The gathering last week was part of a 120-day consultation period established by the EBRD, which lent funds for the first phase of the Sakhalin project.
Consultations have already taken place in London and are to continue with meetings in Sakhalin itself and on the Japanese island of Hokkaido.
EBRD President Jean Lemierre said earlier that a decision on whether to part-finance Sakhalin II would probably occur “before the summer”.
Shell has a 55-percent stake in the Sakhalin Energy Investment Company while Japanese firms Mitsui and Mitsubishi own 25 percent and 20 percent respectively.
But Shell has signed a memorandum of understanding with Russian gas giant Gazprom to swap 25 percent of shares for half of a Siberian field.
Founded in 1991 to assist the transition of former communist nations to market economies, the EBRD operates in 27 countries from central Europe to Central Asia, including Uzbekistan. — AFP read more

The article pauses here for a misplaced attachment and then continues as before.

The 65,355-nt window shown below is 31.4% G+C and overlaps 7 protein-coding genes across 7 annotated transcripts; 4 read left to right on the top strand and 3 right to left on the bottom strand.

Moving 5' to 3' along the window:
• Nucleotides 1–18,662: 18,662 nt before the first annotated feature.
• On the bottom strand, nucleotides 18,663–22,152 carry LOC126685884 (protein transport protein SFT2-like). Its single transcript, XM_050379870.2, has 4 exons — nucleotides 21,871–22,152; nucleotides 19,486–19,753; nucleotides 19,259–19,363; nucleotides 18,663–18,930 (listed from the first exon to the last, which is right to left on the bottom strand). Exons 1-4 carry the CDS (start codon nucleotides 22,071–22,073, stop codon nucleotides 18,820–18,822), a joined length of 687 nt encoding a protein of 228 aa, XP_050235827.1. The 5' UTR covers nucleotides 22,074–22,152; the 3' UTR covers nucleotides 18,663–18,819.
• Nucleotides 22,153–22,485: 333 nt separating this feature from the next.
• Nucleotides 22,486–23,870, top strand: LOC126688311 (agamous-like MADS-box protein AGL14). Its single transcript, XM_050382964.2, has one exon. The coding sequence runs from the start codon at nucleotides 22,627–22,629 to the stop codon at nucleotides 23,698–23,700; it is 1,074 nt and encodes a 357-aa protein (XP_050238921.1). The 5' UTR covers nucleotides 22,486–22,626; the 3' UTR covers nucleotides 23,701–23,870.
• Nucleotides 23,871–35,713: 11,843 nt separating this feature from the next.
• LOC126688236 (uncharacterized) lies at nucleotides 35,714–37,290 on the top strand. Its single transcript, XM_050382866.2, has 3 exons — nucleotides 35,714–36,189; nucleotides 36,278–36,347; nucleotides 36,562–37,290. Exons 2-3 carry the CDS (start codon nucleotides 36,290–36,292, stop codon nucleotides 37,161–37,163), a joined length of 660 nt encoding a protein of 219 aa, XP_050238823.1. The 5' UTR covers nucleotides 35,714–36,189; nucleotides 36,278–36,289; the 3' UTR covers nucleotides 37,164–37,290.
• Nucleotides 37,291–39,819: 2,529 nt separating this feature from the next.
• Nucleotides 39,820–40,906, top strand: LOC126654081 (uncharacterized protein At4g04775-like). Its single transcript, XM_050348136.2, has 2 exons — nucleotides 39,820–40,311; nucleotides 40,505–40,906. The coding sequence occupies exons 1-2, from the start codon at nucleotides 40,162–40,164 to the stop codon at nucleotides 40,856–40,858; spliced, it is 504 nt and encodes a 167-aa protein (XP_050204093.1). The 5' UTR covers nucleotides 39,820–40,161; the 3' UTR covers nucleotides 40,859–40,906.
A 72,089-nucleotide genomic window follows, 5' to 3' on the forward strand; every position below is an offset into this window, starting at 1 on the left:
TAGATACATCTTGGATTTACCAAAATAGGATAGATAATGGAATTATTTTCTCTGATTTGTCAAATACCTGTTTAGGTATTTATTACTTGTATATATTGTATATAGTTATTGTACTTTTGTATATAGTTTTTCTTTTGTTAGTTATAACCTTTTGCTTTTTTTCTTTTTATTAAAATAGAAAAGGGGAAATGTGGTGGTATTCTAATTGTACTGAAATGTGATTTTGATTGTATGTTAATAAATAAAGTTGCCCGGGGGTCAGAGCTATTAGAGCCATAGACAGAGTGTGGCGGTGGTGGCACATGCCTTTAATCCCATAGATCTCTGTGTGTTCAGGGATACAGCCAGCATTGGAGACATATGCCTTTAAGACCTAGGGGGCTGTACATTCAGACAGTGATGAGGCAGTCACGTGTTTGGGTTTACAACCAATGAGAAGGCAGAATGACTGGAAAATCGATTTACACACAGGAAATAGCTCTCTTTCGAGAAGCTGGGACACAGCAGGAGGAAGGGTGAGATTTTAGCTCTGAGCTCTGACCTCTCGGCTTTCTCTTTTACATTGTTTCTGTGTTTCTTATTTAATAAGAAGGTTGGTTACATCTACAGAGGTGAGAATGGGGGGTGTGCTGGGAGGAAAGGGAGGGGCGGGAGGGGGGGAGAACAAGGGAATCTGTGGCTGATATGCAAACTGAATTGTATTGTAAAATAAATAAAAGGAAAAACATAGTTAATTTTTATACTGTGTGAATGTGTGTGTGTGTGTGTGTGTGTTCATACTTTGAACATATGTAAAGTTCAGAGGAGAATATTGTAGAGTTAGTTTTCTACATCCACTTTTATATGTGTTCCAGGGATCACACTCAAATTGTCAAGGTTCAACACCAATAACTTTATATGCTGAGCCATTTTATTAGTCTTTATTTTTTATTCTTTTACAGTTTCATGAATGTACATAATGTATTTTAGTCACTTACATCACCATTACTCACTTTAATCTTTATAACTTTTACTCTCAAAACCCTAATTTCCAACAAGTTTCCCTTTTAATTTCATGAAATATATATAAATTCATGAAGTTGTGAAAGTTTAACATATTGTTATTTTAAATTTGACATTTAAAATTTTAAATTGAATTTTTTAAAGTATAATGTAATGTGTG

This website and sisters,,,, and, are owned by John Donovan. There is also a Wikipedia segment.

Sunday Telegraph: An environmentally friendly facelift for Shell Centre

By Sylvia Pfeifer (Filed: 19/03/2006)
Royal Dutch Shell, the oil giant, is putting its embarrassing recent past behind it with a multi-million pound refurbishment of its UK headquarters on the south bank of the Thames in London.
Designed by Sir Howard Robertson and opened in 1963 by the Queen, Shell Centre has dominated the London skyline by Westminster Bridge for more than four decades. It is built on land originally used for the Festival of Britain in 1951 and Shell retains a right to light over the Jubilee Gardens, affording executives panoramic views of the river.